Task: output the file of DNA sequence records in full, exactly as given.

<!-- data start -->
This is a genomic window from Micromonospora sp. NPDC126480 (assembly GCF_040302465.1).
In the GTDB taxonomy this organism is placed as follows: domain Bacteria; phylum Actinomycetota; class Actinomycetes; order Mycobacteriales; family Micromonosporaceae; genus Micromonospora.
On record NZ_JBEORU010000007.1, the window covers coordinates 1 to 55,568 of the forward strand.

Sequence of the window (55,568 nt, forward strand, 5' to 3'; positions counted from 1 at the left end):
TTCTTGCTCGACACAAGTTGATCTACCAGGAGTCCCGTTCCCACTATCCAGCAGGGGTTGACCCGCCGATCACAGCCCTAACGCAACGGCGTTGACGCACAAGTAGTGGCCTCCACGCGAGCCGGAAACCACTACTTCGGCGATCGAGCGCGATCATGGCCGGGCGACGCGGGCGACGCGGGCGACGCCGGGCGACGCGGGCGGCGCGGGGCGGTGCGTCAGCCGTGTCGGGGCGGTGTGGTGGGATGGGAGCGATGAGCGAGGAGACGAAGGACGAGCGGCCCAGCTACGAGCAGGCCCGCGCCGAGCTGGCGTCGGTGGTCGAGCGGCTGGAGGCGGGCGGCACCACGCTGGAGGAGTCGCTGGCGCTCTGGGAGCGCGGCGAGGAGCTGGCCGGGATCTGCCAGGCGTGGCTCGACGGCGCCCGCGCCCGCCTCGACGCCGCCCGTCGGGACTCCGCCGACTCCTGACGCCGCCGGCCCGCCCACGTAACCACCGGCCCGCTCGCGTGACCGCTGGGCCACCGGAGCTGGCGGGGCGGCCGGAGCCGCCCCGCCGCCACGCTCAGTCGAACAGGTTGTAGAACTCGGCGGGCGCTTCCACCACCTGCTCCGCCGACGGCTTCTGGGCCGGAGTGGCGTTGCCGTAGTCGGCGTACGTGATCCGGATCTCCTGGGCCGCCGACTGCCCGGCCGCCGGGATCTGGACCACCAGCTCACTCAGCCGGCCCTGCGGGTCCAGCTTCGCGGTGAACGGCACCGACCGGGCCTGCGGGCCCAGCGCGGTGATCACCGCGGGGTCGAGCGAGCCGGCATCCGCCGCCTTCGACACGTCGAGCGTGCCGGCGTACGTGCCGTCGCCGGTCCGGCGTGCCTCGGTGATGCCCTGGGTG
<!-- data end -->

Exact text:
This is a genomic window from Micromonospora sp. NPDC126480 (assembly GCF_040302465.1).
In the GTDB taxonomy this organism is placed as follows: domain Bacteria; phylum Actinomycetota; class Actinomycetes; order Mycobacteriales; family Micromonosporaceae; genus Micromonospora.
On record NZ_JBEORU010000007.1, the window covers coordinates 1 to 55,568 of the forward strand.

Sequence of the window (55,568 nt, forward strand, 5' to 3'; positions counted from 1 at the left end):
TTCTTGCTCGACACAAGTTGATCTACCAGGAGTCCCGTTCCCACTATCCAGCAGGGGTTGACCCGCCGATCACAGCCCTAACGCAACGGCGTTGACGCACAAGTAGTGGCCTCCACGCGAGCCGGAAACCACTACTTCGGCGATCGAGCGCGATCATGGCCGGGCGACGCGGGCGACGCGGGCGACGCCGGGCGACGCGGGCGGCGCGGGGCGGTGCGTCAGCCGTGTCGGGGCGGTGTGGTGGGATGGGAGCGATGAGCGAGGAGACGAAGGACGAGCGGCCCAGCTACGAGCAGGCCCGCGCCGAGCTGGCGTCGGTGGTCGAGCGGCTGGAGGCGGGCGGCACCACGCTGGAGGAGTCGCTGGCGCTCTGGGAGCGCGGCGAGGAGCTGGCCGGGATCTGCCAGGCGTGGCTCGACGGCGCCCGCGCCCGCCTCGACGCCGCCCGTCGGGACTCCGCCGACTCCTGACGCCGCCGGCCCGCCCACGTAACCACCGGCCCGCTCGCGTGACCGCTGGGCCACCGGAGCTGGCGGGGCGGCCGGAGCCGCCCCGCCGCCACGCTCAGTCGAACAGGTTGTAGAACTCGGCGGGCGCTTCCACCACCTGCTCCGCCGACGGCTTCTGGGCCGGAGTGGCGTTGCCGTAGTCGGCGTACGTGATCCGGATCTCCTGGGCCGCCGACTGCCCGGCCGCCGGGATCTGGACCACCAGCTCACTCAGCCGGCCCTGCGGGTCCAGCTTCGCGGTGAACGGCACCGACCGGGCCTGCGGGCCCAGCGCGGTGATCACCGCGGGGTCGAGCGAGCCGGCATCCGCCGCCTTCGACACGTCGAGCGTGCCGGCGTACGTGCCGTCGCCGGTCCGGCGTGCCTCGGTGATGCCCTGGGTG